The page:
Author: Norton Juster
Reviewer: Aditi Yadav
The best works of literature intrigue and inspire readers,transcendinggenerations and nationalities. The Phantom Tollbooth, written by Norton Juster in 1961, is a mind bending and heartwarming adventurous journey that challenges our understanding of human life -its objectives and perspectives. The protagonist is a little boy named Milo, who throws open a world of relevant and relatable questions as he thinks, “It seems to me that almost everything is a waste of time.” Since he gets no satisfactory explanation to understand the purpose of “subtracting turnips from turnips, or knowing, where Ethiopia is, or how to spell February”, the pursuit of knowledge strikes him as the greatest waste of time.
One fine day, he spots a strange package inside his room – a turnpike tollbooth, “for use by those who have never travelled in lands beyond.” Ready with his toy car, map and rule book, Milo sets off on an amusing roadtrip, which is sprightly evocative of Alice’s Adventures in Wonderland.His first pit-stop is the Land of Expectations where he meets the Whether Man, who like a crack-head philosopher chuckles, “Whether or not you find your own way, you’re bound to find some way. If you happen to find my way, please return it, as it was lost years ago.”
Juster’s penmanship is sprinkled with jest and wisdom. An architect by profession, he plays around with words and colloquial idioms, while flipping and flopping with mathematical fun. One is struck by this author extraordinaire – an adult in early 30s trying to make sense of life’s journey through the eyes of a child who is yet to discover himself and the world around him.This work is an enterprise in retrospect and an effort to change the prospective perspectives through the elements of fantasy. There is as much brightness and sensitivity in the plot as there is dark and raw humor – “Expectations is the place you must always go to before you get to where you’re going. Ofcourse, some people never go beyond expectations.” The book enthralls and educates.
It seems quite natural to see Milo lose his way into the ‘Doldrums’, where nothing ever happens and nothing ever changes. It is inhabited by ‘Lethargarians’ who just live to kill and waste time. However, he is rescued by the Watchdog named Tock who accompanies him to ‘Dictionopolis’ , the land of words. Through a series of animated conversations and action packed sequences, Milo learns about the history and geography of the place. In the Land of Null, a young and enterprising prince had sailed into the Sea of Knowledge and founded the kingdom of Wisdom. One of his sons founded the city of words , “Dictionopolis” on the Foothills of confusion. The other son founded the city of numbers “Digitopolis”, in the Mountain of Ignorance. Their sisters Rhyme and Reason played a crucial role in settling quarrels between the two young kings. However, in an unfortunate warring situation, the sisters were banished to ‘Castle in the air’. Consequently, the old city of Wisdom had been decaying in chaos.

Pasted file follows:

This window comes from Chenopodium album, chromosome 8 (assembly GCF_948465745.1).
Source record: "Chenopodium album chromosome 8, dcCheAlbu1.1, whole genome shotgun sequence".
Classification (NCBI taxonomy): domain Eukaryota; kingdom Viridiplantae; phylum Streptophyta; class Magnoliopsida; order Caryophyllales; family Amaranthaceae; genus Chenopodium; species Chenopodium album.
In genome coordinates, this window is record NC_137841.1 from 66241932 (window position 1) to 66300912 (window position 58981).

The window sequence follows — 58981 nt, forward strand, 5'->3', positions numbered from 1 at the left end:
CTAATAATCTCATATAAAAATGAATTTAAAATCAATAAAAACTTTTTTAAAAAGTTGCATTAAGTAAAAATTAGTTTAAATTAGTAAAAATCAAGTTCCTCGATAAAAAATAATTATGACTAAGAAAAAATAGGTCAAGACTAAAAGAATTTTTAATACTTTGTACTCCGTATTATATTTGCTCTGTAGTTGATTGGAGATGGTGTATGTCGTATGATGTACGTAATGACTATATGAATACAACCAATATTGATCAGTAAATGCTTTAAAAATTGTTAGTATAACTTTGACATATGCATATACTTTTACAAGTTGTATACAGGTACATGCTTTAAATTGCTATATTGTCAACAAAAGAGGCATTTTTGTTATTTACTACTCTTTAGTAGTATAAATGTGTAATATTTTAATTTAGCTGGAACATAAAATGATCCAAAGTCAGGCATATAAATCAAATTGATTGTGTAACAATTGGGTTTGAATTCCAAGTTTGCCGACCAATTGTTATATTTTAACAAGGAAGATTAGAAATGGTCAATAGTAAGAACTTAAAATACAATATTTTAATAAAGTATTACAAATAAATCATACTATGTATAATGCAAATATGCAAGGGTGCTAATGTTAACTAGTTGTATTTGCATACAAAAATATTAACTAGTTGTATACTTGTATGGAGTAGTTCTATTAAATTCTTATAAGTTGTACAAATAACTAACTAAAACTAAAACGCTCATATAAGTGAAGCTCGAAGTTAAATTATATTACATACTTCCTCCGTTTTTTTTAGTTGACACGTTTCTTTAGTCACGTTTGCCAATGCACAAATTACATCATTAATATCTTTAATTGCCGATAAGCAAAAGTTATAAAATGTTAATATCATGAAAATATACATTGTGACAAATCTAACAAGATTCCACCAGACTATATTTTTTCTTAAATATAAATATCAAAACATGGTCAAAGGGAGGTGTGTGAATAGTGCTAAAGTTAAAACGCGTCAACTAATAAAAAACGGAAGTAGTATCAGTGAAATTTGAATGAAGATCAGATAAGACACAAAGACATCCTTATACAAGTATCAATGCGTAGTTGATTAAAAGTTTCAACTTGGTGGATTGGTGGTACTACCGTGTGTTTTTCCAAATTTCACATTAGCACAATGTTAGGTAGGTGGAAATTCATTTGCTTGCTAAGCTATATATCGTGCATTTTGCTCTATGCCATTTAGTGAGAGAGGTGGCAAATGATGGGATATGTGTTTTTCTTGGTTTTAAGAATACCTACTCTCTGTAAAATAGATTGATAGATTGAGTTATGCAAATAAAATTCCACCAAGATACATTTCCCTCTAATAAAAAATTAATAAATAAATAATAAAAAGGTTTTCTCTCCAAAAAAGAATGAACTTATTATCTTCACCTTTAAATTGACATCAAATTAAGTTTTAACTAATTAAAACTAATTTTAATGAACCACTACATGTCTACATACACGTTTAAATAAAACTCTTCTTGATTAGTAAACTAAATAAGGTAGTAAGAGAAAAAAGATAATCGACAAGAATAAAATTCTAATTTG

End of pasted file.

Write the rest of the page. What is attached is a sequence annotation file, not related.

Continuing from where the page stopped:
Milois now saddled with the Herculean task of bringing back the princesses. Among many challenges that Milo faces are the interpretations of Reality and Illusions, quite reminiscent of the soulful quote from The Little Prince, “what is essential is invisible to the eye.” He meets interesting characters like Chroma, Doctor of Dissonance and the Soundkeeper, who make him realize that the world needs to be seen, heard and observed for a holistic experience of life.He also encounters Dodecahedron and the Mathemagician who sharply jolt our memories- how uncomfortable it was for usas kids to be confronted with stark alien knowledge of tough lexicon and scientific concepts. Acquiring knowledge takes hard work and time. The princesses are able to see a free world through Milo’s efforts, quite like how we try hard to free ourselves from the shackles of ignorance through interpretation of various streams of knowledge and experiences.
The Phantom Tollbooth is a trip we all must undertake once in a while, to rescue the ‘Rhyme and Reason’ of our lives and build bridges between our grow-up selves, the children we once were and our future selves.